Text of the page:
In the late 20th century, saddleseat riders wanted to competitive horses that could compete in the half-Arabian classes. Arabian breeder Gene LaCroix noticed that Saddlebred-Arabian crosses seemed to win consistently, so in 1980 he decided he would start crossing the two breeds. The result was a flashy, graceful horse with lively gaits and a lot of stamina. In August of 1981, the National Show Horse Registry was founded.
|National Show Horse doing the hack. credit|
Over the past thirty years, the horse has gained popularity among saddleseat riders, earning it the title the National Show Horse(NSH). Now, more than 15,000 National Show Horses are registered. Though at first it was a cross-breed horse, several generations has caused it to develop into it's own unique breed.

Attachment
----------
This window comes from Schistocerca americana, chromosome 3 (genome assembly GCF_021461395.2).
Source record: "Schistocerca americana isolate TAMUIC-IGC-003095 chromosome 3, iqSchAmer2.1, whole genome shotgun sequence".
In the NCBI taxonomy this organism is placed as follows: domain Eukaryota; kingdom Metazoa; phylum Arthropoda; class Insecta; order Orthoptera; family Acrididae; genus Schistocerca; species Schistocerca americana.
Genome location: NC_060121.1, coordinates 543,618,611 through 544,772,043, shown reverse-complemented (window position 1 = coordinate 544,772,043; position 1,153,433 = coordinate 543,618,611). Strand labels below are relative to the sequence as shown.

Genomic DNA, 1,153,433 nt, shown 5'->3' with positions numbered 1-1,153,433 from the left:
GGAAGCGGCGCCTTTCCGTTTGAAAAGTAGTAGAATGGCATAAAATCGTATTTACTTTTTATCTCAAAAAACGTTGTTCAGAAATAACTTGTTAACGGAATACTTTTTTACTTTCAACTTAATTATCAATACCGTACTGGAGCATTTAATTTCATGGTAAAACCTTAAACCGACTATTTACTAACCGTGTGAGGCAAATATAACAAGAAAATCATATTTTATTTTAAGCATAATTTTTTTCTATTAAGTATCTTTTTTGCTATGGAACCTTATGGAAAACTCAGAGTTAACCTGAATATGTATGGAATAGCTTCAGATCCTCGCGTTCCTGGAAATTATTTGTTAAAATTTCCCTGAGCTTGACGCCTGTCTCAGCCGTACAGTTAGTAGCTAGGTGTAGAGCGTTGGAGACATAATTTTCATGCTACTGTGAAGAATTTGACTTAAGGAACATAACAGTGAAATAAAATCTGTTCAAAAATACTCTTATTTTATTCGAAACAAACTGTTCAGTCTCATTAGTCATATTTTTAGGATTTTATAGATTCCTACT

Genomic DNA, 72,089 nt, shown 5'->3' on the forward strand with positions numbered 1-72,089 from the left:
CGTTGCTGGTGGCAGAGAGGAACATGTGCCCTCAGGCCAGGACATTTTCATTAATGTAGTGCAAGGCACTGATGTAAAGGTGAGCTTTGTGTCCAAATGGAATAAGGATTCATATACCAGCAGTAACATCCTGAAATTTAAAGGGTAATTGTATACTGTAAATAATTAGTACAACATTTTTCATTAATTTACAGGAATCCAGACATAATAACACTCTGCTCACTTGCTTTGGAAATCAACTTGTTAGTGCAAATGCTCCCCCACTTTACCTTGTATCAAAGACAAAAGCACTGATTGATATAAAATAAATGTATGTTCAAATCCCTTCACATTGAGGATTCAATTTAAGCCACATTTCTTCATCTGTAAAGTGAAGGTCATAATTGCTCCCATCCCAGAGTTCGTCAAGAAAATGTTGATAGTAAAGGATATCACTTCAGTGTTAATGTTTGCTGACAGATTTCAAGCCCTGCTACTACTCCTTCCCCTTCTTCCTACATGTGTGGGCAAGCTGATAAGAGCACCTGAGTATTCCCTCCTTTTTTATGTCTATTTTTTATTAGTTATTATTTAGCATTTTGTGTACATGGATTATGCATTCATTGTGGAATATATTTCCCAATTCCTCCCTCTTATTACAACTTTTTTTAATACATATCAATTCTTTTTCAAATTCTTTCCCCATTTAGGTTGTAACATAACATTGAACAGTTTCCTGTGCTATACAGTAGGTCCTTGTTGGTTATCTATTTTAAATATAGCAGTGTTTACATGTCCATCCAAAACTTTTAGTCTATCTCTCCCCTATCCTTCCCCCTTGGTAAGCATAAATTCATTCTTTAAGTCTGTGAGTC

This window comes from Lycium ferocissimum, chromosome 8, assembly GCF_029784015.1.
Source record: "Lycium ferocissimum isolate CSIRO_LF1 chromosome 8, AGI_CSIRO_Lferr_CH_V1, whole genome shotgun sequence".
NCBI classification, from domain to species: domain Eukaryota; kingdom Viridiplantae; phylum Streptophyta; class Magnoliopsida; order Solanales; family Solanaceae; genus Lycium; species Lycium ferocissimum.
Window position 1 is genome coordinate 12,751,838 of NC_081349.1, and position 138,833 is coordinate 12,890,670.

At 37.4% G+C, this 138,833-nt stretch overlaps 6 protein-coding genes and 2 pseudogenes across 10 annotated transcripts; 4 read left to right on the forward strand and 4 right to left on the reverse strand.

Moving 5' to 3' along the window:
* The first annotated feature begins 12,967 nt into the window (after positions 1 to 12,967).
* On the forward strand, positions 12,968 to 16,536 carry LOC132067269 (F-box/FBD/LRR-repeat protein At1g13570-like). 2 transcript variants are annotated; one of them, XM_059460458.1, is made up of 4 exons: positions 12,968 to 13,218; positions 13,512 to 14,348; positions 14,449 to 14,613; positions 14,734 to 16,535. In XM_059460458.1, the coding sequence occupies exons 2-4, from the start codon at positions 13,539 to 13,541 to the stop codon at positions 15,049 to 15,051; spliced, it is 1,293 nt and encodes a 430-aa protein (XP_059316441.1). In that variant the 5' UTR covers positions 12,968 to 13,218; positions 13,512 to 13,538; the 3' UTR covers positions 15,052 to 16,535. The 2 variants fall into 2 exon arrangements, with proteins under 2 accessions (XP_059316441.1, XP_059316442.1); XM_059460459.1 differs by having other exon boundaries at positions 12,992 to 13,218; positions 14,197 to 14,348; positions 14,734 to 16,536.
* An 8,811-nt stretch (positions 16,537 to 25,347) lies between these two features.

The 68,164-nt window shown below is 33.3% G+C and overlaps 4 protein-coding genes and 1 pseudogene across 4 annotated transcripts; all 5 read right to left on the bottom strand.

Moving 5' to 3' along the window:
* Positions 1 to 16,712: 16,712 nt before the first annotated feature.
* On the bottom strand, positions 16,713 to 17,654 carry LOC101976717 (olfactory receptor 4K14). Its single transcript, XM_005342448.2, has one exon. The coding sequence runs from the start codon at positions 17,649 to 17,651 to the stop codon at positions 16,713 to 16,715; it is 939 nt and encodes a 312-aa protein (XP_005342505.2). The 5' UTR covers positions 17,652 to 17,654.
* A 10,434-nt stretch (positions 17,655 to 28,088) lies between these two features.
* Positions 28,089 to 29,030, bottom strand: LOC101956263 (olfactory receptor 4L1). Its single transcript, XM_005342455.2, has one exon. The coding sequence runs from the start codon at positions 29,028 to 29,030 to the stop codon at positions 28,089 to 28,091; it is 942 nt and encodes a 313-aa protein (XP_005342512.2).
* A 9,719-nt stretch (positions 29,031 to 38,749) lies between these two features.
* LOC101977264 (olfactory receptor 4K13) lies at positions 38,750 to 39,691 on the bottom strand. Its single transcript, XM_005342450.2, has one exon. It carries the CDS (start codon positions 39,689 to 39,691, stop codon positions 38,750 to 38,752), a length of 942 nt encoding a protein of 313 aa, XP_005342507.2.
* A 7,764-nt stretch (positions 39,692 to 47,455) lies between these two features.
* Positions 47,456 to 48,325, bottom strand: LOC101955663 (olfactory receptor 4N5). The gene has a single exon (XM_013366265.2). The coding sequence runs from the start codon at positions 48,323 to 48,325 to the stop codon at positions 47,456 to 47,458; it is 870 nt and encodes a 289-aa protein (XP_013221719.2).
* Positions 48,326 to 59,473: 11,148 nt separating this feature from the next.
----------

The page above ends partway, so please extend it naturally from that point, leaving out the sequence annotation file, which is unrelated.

Breed Description and Uses
The National Show Horse has traits from both the Arabian and Saddlebred. It's stamina comes from the Arabian, while it inherits it's flashy, animated gaits from the Saddlebred. The NSH's face is often slightly concave, like an Arabian's, and comes complete with large, expressive eyes. The neck is crested and almost upright, which comes from the Saddlebred. The withers are prominent and the shoulder is sloping. Also like the Arabian, the tail is usually high-set. National Show Horses come in every color, even pinto.
The National Show Horse excels at saddleseat, which it was bred for, and can execute the rack, a fast, four-beat gait with lots of knee action. In addition to saddleseat, the NSH does well in equitation classes, Western pleasure, and dressage.